QUESTION: Presumably, people will continue to ask about this region. But I didn't want to let your briefing conclude without asking about the London attack. What have we learned in the time that's elapsed since the attack about the way it was carried out and what that might suggest in terms of who perpetrated it?
SECRETARY RICE: James, I really don't have anything further for you. What we're trying to do is to support the British effort with law enforcement help, with intelligence help in any way that we possibly can. But I really think it's up to the British to put this all together. They're getting help not just from us but from a lot of other people as well. They obviously have plenty of their own resources. And so I think the best outcome here is to let the British focus on this investigation. I don't see where the United States is really going to help by speculating. And I think at this point, it would be nothing but speculation.
SECRETARY RICE: I think we would be in the realm of speculation to say anything about who perpetrated the attacks or the nature of those attacks.
QUESTION: Back on North Korea, there's a fair bit of analysis out there that says the North Koreans really do want to come back to the talks. They've hinted around in some of their statements and in the New York channel, they're just looking for a way to save face and do that. Do you believe they want to come back? Is there anything you can do to sort of help them save face?
SECRETARY RICE: Well, remember that they asked us to come to the New York channel and we did, because we want to open every possibility, every door for the North Koreans to come back, if they will. We do believe that coming back means not just coming back and sitting at the table but actually actively trying to resolve the issues.
But again, I'm not going to try to judge their motivations. We have given opportunities for this to take place. When we've asked to be responsive to North Korean desires to speak to us, we've done that. I think you know that there was a chance meeting at the academic conference that was held. And we've also been listening to what the South Koreans have said about their discussions with the North Koreans.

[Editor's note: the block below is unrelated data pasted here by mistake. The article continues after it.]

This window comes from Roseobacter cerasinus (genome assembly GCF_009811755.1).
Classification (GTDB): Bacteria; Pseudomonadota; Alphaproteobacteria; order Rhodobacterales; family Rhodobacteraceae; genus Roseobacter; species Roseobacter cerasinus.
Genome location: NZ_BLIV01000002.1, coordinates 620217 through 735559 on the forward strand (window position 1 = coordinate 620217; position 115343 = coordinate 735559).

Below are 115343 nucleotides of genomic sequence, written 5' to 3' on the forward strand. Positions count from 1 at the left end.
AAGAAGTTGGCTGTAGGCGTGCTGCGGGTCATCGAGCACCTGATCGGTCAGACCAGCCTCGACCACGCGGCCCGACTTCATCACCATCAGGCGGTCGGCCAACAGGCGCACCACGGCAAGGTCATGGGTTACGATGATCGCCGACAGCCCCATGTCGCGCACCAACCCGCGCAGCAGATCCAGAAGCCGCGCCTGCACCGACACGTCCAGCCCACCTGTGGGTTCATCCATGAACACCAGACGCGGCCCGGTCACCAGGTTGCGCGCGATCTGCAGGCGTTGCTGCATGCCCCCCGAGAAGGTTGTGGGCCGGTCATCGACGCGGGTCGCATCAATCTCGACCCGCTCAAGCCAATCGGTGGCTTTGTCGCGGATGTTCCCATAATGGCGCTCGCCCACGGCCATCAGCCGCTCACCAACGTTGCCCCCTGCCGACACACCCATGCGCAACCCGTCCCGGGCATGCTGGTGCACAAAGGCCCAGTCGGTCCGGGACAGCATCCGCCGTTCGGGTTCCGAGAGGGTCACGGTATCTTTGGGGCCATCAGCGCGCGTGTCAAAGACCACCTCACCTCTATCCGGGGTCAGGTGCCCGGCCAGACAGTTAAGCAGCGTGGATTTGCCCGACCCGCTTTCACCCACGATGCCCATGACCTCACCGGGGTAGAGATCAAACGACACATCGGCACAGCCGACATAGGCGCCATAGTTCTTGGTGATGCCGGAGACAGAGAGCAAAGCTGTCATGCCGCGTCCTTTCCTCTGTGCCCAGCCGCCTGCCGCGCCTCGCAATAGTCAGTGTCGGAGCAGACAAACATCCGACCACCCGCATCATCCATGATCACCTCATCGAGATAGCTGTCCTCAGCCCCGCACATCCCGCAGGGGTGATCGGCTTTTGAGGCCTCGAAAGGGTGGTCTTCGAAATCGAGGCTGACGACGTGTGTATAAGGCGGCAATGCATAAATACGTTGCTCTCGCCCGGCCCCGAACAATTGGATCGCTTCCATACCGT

So again, I think Chris Hill was out here, he's talking to the Chinese, I think, in advance of my getting here and we'll see where we are. But we have to keep opening doors to see if we can get this started again.
QUESTION: Madame Secretary, I was wondering if the action in the House a week ago about the Unocal matter and then the response from the Chinese is going to impact the relationship or the discussions for North Korea as you head there right now?
SECRETARY RICE: I'll give you another question, because I'm recused on Unocal. I was a Chevron director for 10 years, so I'm recused.
As to what might affect the Chinese attitudes towards the North, towards the talks, we've always believed that the Chinese also have very strong interests in not having a nuclear Korean Peninsula, and that whatever differences we may have with China on the economic side where we've had concerns about intellectual property rights and about the currency, or certainly even concerns that we've had about the military buildup, that we still are in a position where we've had cooperative relations on the six-party talks. And I think that comes purely out of interest.
When it comes to making sure that over time we get a non-nuclear Korean Peninsula, I think that's just a very high priority for the Chinese. That's why I don't think other things will affect it.
QUESTION: Madame Secretary, are you going to raise the Chinese currency issue and encourage them to float it? And also, separately on the North Korean talks, there was a report a week ago about U.S. and South Korea discussing a sweetened package of benefits for North Korea. Was that inaccurate?